The Grumpy Troll

Ramblings of a grumpy troll.

Golang, TLS & Comodo

Had an interesting spot of debugging today, which highlighted a few issues. One of them is my “Oh, I knew about that feature, interesting to see how it interacts here.”, which might cause some programmers to chuckle darkly.

One server component which my employer maintains talks to a third-party API for an ancillary service; this is over HTTPS with secret API keys. All certificates and hostnames are validated, etc. Recently, the connectivity broke.

The certificate issued to that third party is more than a couple of years old and had not changed, but one of the certificates sent in the intermediate trust chain by the server was much newer, being a Comodo certificate from February of this year. Further, that certificate used SHA2-384 as a hash algorithm (sha384WithRSAEncryption). This aroused my suspicions.

A given key can be used for newer certificates without changing the validity of any signatures made by the key. The chain of trust is “key signs certificate”, so if you as a site operator have a certificate from a Certificate Authority, the CA might have multiple types of certs, each presenting the same public key, which can be used for a point in the trust chain.

The server, written in Go, gave what at first sight might be a quite comprehensive error message:

x509: certificate signed by unknown authority
 (possibly because of "x509: cannot verify signature: algorithm unimplemented"
  while trying to verify candidate authority certificate
  "COMODO RSA Certification Authority")

The first step was, of course, to write a short tool which did the bare minimum to isolate the error and confirm that nothing unexpected was interacting. For reasons which will become clear, it was particularly ironic that this reduction of dependencies worked.

Alas, the error being returned is a "crypto/x509".ErrUnsupportedAlgorithm object, which can be returned from multiple places in the code, which appears to support SHA2-384.

Here, the benefit of Go’s standard library being fully available, small and comprehensible came to the fore. I copied crypto to, roughly, trollcrypto in my $GOPATH and used some shell/sed to quickly change all of the imports within crypto to pull in trollcrypto instead. I then changed all of the error returns inside trollcrypto/x509/x509.go to wrap the error in a new error; for instance:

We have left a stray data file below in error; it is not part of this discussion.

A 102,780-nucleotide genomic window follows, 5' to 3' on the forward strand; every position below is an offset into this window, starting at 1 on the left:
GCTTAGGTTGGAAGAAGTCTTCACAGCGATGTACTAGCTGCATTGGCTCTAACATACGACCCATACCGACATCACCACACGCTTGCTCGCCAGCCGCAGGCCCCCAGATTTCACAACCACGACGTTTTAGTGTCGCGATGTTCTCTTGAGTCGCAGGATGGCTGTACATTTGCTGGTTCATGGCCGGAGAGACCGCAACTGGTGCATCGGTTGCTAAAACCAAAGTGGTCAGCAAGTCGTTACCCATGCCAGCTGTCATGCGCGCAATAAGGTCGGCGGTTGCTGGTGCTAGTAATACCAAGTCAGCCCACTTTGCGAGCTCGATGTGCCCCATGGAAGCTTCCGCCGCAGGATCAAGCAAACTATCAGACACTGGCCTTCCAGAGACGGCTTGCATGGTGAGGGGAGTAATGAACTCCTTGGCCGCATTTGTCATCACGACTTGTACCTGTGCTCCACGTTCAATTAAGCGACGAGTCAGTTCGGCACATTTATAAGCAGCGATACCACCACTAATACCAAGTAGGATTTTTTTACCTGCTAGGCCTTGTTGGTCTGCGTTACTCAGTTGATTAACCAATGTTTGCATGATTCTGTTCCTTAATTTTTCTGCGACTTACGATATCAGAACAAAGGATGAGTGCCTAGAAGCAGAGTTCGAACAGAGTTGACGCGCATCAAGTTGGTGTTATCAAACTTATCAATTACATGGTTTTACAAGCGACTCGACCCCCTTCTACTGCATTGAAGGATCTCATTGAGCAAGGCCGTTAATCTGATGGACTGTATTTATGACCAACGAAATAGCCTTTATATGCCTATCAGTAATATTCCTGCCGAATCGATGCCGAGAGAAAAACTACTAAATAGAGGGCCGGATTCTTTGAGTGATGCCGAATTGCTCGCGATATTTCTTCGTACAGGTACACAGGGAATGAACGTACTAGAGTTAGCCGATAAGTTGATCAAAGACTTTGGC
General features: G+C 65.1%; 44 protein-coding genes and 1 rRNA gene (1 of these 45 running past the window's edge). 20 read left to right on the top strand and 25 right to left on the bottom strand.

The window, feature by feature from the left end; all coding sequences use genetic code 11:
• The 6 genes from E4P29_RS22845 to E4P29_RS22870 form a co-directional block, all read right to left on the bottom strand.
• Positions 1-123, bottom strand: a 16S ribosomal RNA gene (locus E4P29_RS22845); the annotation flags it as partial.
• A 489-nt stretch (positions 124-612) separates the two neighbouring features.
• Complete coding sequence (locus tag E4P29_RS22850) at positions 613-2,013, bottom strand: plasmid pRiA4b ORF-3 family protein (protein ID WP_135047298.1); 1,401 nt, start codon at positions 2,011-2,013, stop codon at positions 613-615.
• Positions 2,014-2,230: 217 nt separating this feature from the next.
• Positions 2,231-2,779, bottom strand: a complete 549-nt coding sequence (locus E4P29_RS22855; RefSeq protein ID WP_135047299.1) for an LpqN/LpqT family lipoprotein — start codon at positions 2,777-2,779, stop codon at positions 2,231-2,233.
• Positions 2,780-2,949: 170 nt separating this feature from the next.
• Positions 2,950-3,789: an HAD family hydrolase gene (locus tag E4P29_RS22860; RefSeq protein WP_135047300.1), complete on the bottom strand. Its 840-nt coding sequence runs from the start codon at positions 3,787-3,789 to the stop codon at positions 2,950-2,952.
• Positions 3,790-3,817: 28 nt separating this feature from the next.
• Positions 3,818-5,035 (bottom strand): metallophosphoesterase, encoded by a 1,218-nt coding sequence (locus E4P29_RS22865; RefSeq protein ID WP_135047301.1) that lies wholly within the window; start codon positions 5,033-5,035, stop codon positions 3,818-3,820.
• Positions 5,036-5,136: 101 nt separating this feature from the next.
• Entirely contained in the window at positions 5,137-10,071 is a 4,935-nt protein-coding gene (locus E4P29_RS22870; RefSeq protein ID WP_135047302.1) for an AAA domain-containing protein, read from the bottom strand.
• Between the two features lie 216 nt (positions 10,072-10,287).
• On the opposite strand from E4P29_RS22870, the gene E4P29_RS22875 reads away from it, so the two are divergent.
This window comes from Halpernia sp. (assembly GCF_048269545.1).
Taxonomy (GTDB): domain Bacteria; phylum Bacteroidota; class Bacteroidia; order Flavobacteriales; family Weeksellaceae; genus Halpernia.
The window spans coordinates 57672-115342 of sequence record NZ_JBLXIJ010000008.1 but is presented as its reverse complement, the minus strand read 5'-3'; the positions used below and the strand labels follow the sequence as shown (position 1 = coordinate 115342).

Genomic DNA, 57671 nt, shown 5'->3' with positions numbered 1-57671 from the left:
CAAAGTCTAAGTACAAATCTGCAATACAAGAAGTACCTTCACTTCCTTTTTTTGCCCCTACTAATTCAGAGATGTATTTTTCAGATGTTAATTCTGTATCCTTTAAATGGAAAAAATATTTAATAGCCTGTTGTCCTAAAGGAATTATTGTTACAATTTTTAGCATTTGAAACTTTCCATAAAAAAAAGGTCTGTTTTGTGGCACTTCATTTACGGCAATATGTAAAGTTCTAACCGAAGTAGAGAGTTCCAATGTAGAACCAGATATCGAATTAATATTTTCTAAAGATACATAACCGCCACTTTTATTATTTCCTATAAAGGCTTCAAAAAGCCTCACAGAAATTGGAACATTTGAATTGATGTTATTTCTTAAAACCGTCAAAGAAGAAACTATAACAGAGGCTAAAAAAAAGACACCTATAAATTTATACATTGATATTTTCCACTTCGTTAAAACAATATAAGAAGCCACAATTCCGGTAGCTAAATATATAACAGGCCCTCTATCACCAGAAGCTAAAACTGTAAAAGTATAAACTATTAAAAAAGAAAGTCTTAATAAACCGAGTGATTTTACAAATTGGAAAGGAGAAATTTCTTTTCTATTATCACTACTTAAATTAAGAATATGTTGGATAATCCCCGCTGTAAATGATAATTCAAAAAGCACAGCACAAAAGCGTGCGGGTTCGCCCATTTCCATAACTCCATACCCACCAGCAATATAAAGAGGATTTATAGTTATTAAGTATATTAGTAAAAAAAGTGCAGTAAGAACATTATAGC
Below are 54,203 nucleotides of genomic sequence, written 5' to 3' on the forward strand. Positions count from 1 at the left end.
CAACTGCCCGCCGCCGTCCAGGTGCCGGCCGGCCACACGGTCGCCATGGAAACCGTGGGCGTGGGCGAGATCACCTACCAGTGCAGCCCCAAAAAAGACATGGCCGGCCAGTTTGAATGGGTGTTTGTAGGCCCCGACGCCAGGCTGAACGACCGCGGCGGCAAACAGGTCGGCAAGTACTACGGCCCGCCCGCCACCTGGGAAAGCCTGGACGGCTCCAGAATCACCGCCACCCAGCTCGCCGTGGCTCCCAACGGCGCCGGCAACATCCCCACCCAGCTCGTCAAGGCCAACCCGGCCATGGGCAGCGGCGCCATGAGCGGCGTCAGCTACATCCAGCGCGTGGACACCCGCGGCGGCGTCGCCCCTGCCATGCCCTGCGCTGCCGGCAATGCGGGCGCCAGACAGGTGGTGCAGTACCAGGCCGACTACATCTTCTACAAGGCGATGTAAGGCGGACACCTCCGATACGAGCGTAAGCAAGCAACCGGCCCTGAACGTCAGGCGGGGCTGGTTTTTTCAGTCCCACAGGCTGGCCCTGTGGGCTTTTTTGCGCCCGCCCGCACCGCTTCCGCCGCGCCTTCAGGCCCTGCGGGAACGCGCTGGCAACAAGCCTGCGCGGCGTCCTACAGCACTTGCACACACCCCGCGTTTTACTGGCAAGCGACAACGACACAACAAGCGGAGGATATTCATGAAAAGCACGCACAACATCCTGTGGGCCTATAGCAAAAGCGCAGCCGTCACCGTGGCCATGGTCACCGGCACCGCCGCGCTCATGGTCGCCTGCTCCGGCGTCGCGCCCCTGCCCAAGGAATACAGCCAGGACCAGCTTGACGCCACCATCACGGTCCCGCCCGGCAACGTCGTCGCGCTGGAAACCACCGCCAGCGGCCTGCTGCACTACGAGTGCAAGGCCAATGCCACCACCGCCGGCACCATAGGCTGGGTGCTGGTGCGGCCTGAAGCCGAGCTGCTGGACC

if !hashType.Available() {
    return fmt.Errorf("%s: hashtype unavailable for %#v // %#v",
      ErrUnsupportedAlgorithm, algo, hashType)

One invocation of the test program later, and it became clear which point in the code was returning the message: the one I used as an example just above. So what is the .Available() method checking?

Well, Golang’s crypto library maintains a map of all hash types registered with the system. Importing a hash package will typically cause the hash functions it provides to be registered in the map and made available, via an init() function in the package.

Add import _ "crypto/sha512" and the problem disappears. Yes, Go bundles up batches of the SHA2 family hashes, so SHA2-384 is together with SHA2-512 inside crypto/sha512.

Cue one small patch explicitly pulling in every crypto hash library which we want to support with TLS into our common base library.

-The Grumpy Troll


  • 2014-05-17: Adam Langley, who is always worth reading, has a good post up on SHA-256 deployment and pointing to timescales for migrating towards SHA2-256 and the problems in timescales for doing so while maintaining interoperability; note that SHA2-256 support is much more prevalent than SHA2-384 or SHA2-512.
Categories: TLS Golang Go X.509 Comodo